This work will be unique by the organization of its community based content, even though moderation is done by a community. Think about everything2, the amount of useful content is enormus but you can't learn much because the organization is lacking.
      • As a diehard Slacker, I for one welcome our new mad penguin overlord. Long live Slackware

      • Mad penguin is almost certainly going to publish this as a book, and make sure things are organized. Looking at the main site (slackersbible.org) you can see they've already picked 4 catagories for articles

        That's far from unique - that's a direct consequence of the fact that they've started with the FreeBSD handbook, which had already done all of things.

    • Re:Not true.. (Score:4, Informative)

      by todesengel (722281) on Tuesday February 01, 2005 @09:38PM (#11547203)
      This is definately a project I would like to see some press behind, it is far from "unique." Slackwiki [slackwiki.org] has been around for quite a while.
    • Also, something cant be 'very unique'. It is either unique or it is not. There are no levels of unique-ness. You cant say that something is 'a little unique' or that an object is 'more unique than something else'. But then the grammer of slashdot and its editors is uniqie.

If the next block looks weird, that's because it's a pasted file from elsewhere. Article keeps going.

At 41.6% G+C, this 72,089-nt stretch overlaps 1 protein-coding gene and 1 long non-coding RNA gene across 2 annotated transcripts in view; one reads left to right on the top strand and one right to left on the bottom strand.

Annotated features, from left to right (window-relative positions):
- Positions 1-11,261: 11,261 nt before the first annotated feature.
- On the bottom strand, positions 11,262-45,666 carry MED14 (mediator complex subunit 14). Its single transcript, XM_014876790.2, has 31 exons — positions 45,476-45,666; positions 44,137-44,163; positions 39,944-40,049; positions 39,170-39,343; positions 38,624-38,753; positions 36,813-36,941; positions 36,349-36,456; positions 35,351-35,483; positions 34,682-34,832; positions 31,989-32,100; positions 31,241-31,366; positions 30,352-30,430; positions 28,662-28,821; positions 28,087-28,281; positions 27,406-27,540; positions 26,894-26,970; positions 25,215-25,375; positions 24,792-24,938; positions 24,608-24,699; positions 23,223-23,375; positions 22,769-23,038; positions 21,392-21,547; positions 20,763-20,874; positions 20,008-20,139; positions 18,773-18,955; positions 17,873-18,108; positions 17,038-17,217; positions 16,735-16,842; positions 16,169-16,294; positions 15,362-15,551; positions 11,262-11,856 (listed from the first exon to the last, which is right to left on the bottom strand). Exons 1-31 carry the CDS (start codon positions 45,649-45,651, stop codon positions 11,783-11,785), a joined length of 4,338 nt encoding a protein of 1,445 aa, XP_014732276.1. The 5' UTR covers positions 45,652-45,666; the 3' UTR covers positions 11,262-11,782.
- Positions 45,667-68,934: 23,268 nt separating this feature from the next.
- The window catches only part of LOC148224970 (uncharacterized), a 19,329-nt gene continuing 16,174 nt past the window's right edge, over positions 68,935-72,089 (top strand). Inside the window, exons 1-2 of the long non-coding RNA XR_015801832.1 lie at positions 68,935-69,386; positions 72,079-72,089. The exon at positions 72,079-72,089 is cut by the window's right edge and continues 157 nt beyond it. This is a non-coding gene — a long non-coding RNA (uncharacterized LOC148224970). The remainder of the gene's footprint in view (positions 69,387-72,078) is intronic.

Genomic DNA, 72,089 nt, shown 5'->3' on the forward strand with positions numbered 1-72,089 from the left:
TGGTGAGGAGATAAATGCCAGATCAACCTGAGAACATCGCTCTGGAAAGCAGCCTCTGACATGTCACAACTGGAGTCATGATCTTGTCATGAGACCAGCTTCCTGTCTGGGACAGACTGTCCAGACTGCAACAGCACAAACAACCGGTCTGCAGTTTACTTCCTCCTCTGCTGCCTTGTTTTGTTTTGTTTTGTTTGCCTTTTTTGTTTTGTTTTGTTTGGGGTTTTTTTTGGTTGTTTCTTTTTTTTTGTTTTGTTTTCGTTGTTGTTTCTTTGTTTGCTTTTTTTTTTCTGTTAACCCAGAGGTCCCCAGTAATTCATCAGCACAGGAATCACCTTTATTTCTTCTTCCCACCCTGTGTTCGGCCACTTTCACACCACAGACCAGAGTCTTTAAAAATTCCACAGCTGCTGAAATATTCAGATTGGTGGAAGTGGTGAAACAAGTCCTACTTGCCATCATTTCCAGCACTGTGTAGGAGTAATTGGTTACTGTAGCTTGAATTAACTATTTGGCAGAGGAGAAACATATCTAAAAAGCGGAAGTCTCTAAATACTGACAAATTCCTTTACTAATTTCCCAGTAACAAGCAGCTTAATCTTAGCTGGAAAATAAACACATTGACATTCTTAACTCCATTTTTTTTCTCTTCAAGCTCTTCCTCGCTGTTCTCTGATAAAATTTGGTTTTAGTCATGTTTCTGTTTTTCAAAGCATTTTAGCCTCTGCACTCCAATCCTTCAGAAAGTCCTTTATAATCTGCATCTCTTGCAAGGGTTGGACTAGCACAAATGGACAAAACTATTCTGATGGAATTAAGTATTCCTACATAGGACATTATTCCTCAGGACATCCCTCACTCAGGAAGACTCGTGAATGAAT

• Unique means there's only ONE. That's what the 'yoon-' bit on the front does. 'Very unique' only undermines the meaning of the word as used. There are no 'moderate' uniquenesses, say comprising of two, three or four things. There's only one kind of unique, the unary kind. Uniqueness is unique! "See Usage Note at absolute... See Usage Note at infinite." [1]

      [1] http://dictionary.reference.com/search?q=unique
  • by Anonymous Crowhead (577505) on Tuesday February 01, 2005 @08:23PM (#11546813)
    ...to keep content of high quality. Now where have I seen something like that?
  • link to the handbook (Score:2, Informative)

    by Anonymous Coward
    why wasn't it in the main article?

    http://www.slackersbible.org/

    btw. first post

  • why? (Score:5, Informative)

    by darthpenguin (206566) on Tuesday February 01, 2005 @08:26PM (#11546834) Homepage